Make the most of the time with your doctor
Feel rushed at your medical appointments? So does your doctor. Still, doctors should try to focus on the health issues that concern you most, but we need your help. Here are five important questions that doctors may not address unless patients bring them up. Asking these questions could have a big impact on your health this year.
Do I need any vaccines?
Shots are often the main event at a visit to the pediatrician, but doctors for adults sometimes forget even to mention them. An annual flu shot, a tetanus/whooping cough vaccine every 10 years, and, for certain people, vaccines for shingles, pneumonia, hepatitis, meningitis, and other conditions should be considered.
Why can’t I sleep?
Difficulty falling asleep, staying asleep, or getting good quality sleep are common. Poor or inadequate sleep can contribute to chronic fatigue, obesity, and even heart disease. People shouldn’t just assume that they are “bad sleepers.” Sleep apnea, restless leg syndrome, and other disorders are treatable.
Is there a cheaper version of this medicine?
If you leave prescriptions unfilled, or you try to stretch out your supply by splitting or skipping doses, ask if a less expensive option is available. Doctors don’t keep good track of medication costs and know even less about which insurance company covers what drug.
Does that disease run in families?
You’ll likely be asked about your family’s medical history at your first visit, but may not be asked for updates later on. Colon, breast, and ovarian cancers as well as diabetes, depression, thyroid disease, certain forms of anemia and arthritis, heart disease, and stroke are only a few of the diseases that cluster in families. If a relative, especially your parent, sibling, or child, develops a new illness, let your doctor know.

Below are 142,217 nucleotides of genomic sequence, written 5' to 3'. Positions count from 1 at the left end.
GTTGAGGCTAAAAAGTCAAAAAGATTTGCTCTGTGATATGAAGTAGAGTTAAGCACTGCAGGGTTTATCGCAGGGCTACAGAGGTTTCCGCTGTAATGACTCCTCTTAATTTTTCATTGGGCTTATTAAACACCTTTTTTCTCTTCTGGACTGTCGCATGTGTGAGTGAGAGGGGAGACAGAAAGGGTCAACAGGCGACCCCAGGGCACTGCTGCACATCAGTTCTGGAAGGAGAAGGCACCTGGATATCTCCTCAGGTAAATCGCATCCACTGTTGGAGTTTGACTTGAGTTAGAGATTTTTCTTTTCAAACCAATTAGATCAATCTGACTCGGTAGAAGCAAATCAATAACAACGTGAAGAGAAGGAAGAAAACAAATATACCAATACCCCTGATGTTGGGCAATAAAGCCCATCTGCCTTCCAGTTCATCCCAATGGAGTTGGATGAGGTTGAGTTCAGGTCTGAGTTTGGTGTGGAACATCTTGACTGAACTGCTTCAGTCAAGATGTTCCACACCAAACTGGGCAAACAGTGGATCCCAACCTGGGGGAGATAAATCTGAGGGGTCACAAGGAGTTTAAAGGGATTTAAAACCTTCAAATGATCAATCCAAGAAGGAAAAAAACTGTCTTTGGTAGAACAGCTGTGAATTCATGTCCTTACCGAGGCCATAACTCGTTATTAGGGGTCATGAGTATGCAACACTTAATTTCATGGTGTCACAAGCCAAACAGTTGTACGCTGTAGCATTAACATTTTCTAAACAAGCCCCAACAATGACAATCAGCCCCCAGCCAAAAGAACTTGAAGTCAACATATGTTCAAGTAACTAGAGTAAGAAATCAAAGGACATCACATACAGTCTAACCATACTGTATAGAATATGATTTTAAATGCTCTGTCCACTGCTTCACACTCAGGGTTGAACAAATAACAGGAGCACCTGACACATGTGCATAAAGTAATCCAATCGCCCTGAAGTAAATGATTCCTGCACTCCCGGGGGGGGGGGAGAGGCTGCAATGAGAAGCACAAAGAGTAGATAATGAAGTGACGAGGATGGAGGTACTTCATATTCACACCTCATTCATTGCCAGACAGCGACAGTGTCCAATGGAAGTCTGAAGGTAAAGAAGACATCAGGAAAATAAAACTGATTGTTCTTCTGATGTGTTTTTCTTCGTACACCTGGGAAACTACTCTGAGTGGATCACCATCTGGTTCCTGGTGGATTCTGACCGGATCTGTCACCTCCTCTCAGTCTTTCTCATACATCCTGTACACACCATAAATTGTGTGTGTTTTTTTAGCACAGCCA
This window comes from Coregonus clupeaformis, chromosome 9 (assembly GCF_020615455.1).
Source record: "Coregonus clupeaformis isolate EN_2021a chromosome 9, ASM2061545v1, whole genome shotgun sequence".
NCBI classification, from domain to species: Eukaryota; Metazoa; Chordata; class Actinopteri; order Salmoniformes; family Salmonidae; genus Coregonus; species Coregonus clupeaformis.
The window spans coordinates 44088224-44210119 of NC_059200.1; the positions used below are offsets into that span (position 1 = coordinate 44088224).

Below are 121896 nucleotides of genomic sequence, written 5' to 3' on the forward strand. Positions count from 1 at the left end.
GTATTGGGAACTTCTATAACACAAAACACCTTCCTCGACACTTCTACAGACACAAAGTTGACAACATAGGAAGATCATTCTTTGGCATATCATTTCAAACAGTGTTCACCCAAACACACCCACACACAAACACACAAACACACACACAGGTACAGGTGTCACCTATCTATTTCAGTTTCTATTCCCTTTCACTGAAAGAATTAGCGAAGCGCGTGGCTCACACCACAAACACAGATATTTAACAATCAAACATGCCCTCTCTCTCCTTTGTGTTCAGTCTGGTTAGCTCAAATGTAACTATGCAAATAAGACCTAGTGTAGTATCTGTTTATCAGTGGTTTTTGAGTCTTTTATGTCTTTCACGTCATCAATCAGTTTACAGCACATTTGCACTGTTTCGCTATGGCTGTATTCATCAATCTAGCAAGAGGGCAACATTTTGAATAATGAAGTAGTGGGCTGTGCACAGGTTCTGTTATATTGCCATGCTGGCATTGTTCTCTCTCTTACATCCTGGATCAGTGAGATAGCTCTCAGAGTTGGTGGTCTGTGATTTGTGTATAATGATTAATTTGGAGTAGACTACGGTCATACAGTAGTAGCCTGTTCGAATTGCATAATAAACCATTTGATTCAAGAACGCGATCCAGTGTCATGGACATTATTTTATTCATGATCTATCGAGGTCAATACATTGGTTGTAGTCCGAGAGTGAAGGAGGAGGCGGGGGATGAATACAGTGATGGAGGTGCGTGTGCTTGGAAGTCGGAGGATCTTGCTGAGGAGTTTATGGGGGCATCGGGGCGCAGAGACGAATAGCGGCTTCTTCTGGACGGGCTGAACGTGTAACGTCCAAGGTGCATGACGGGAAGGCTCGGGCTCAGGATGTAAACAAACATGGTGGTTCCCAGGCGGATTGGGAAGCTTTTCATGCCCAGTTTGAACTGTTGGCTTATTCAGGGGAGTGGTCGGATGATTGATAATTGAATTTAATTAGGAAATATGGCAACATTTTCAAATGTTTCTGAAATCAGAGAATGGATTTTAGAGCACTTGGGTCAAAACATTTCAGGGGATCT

Can I ask you about this thing that’s kind of embarrassing?
Whether its a sexual problem, a phobia, or a discharge, tic, or mole that you’re just not sure is normal, you should feel free to ask your doctor about it. If not, find a new doctor.—DR. SUZANNE KOVEN
Ditch the fad diets and make these longterm changes instead
If you want to lose weight, increase your longevity, lower you blood pressure, and fight heart disease and diabetes in the New Year, here are five tips on what and how to eat every time you sit down to a meal.
Load Up on Veggies and Fruit
One of the best strategies for losing weight is to make sure that half your plate is loaded with low calorie, high-volume veggies and fruit to crowd out more calorically dense foods such as fatty meats and fried foods. If you do this daily, you could be a smaller size by spring.
Go for the Whole Grains
Research suggests that a healthy diet that contains high fiber, nutrient- and phytochemical-rich whole grains can help fight against heart disease, type 2 diabetes, and obesity. Choose whole grain cereal and oats in the morning, whole wheat bread at lunch, and quick-cook brown rice, whole-grain couscous, or whole-grain pasta at dinner. But you still need to make sure that only about ¼ of your plate is devoted to grains in order to control calories.
Eat Fish for Longevity
Want to live longer? Studies show that consuming 8 ounces of fish weekly, especially omega-3 fatty acid-rich fish such as salmon and sardines, can reduce the risk of heart disease, the number one killer of Americans, slow the accumulation of artery-clogging plague, and even slightly lower high blood pressure. Consider having at least two 4-ounce fish meals weekly.
Drink Your Milk
Nonfat and low fat milk and yogurt are not only excellent sources of bone-strengthening calcium and vitamin D but also potassium, which can help prevent high blood pressure. To meet the recommended three servings of dairy daily, add low fat milk to your morning java, add a slice of reduced-fat cheese to your lunchtime sandwich, and reach for a vitamin D fortified nonfat yogurt for a daily snack.
Eat Off a Smaller Plate at Dinner
The size of the standard dinner plate has increased 22 percent in diameter, from about 10 inches in 1900 to almost 12 inches in 2010. Let’s face it: the bigger the plate, the more you will eat. Join the Smaller Plate Movement and commit to eating off 9- to 10-inch diameter plate at your largest meal of the day. Do this for a month and you will be shocked as to how effective this small change can make in shrinking your waist. — JOAN SALGE BLAKE, NUTRITIONIST